Scientists ‘unmask’ superbug-shielding protein: Antibiotic resistance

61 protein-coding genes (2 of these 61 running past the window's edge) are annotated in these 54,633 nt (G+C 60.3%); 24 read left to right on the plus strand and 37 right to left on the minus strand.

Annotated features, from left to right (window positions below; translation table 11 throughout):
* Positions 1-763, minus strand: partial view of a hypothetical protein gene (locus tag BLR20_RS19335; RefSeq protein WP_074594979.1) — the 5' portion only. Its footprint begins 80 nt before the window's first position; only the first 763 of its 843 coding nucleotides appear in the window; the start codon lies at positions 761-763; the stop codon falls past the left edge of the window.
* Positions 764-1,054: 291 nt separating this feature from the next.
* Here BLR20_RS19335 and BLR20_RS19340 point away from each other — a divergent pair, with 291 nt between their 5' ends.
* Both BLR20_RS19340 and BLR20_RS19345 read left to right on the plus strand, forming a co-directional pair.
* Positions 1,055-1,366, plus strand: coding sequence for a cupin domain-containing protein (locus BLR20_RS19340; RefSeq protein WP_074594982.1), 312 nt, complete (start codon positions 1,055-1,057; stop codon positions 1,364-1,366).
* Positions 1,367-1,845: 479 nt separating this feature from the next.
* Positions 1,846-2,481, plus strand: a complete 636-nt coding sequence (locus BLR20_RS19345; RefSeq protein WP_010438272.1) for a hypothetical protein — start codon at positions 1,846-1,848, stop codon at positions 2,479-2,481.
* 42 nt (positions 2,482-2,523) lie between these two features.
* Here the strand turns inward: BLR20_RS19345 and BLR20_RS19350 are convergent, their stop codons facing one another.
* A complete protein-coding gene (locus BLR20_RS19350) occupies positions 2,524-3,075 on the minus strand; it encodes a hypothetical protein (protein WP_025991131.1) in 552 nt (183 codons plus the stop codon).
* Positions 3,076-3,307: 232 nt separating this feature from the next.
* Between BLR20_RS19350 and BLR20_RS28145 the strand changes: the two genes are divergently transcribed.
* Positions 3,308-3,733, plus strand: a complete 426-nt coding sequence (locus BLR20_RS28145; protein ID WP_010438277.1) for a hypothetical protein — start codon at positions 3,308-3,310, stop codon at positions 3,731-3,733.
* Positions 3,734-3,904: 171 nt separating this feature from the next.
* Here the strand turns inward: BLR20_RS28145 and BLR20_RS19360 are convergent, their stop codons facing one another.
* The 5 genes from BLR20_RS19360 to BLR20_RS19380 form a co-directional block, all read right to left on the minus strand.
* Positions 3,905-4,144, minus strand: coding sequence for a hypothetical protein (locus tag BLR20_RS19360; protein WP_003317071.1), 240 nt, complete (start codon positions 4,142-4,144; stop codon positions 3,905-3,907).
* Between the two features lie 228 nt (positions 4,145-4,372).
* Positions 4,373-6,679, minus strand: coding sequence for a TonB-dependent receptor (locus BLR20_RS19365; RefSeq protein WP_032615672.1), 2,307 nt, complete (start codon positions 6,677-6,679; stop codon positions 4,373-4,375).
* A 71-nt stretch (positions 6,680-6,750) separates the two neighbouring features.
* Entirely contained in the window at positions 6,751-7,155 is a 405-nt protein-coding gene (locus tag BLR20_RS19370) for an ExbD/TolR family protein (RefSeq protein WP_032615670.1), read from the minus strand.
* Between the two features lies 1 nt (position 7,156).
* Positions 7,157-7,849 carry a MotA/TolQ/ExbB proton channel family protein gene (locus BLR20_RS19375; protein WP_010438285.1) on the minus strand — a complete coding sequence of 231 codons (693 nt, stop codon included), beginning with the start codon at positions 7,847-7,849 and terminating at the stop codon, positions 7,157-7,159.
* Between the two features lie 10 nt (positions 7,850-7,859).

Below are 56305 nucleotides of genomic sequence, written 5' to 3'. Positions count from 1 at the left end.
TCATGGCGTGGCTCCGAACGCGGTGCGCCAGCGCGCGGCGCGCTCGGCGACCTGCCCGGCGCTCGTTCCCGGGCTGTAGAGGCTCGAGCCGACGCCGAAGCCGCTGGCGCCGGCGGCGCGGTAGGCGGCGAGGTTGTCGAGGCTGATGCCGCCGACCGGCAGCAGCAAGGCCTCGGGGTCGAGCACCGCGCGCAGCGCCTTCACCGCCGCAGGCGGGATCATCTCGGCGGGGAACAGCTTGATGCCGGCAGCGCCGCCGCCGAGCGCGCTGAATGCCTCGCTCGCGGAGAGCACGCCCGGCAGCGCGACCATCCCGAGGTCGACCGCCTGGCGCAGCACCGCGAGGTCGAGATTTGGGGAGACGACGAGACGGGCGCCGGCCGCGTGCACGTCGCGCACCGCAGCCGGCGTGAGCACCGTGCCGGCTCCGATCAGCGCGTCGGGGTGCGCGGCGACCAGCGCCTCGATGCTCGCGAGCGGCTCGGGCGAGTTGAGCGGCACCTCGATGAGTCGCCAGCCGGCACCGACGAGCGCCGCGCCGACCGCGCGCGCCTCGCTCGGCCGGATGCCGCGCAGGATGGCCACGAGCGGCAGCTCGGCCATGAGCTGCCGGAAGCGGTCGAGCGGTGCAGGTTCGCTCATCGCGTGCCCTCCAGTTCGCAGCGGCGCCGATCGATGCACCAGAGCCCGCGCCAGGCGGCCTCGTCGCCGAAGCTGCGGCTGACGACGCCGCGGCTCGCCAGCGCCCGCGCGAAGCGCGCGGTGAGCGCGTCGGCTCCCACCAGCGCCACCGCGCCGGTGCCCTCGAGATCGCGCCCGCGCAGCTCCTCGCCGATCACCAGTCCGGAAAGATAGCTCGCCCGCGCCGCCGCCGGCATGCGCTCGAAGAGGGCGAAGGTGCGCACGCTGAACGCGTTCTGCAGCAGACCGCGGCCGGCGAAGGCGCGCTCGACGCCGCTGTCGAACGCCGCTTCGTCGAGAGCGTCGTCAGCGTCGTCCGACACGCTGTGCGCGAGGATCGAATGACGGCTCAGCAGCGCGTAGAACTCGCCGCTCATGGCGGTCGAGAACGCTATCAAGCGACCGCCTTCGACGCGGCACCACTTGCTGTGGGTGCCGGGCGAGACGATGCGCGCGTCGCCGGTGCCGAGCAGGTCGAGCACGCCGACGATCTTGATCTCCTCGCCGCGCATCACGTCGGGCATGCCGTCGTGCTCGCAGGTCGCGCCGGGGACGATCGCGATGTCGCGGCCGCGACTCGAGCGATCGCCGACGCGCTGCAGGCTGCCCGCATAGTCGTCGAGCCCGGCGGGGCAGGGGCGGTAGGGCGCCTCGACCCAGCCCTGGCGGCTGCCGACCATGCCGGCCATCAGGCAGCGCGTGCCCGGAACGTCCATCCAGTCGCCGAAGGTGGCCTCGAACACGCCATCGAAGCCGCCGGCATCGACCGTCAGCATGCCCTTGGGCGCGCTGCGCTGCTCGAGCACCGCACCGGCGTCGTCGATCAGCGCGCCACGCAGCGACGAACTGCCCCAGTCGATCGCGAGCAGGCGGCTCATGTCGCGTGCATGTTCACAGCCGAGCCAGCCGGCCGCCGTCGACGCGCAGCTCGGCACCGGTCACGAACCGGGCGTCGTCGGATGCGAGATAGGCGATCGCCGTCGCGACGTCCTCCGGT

Scientists from University of Western Australia have successfully mapped three-dimensional molecular structure of EptA protein that shields superbugs from antibiotics. It could help develop new drugs for antibiotic-resistant bacteria strains, the University of Western Australia researchers. The protein, EptA, allows some strains to shrug off colistin, an antibiotic used when all other treatments fail. It follows warnings that a so-called antibiotic apocalypse could be among the 21st Century’s greatest threats. The EptA protein causes multi-drug resistance by masking bacteria from both the human immune system and important antibiotics.The shape of protein was mapped using technique called X-ray crystallography which is mainly used for determining the atomic and molecular structure of a crystal. The protein, EptA, allows some strains to shrug off colistin, a last antibiotic available in the world for treating infections when all other antibiotics fail. This mapping is a breakthrough because it will allow development of a drug to prevent superbugs hiding from medication. Thus, it open door to combating the threat of antibiotic resistance and is considered as a huge step forward in the global fight against superbugs. According to the World Health Organization (WHO), infections caused multi-drug resistant bacteria kills around 700,000 people each year. This figure is predicted to rise 10 million by 2050 justifying warnings of so-called antibiotic apocalypse which could be among the 21st Century’s greatest threats. A colistin-resistant strain of bacteria uncovered in 2015 is one of the grave concerns for health authorities. The spread of genes containing the colistan-resistant protein may make previously treatable bacterial infections untreatable

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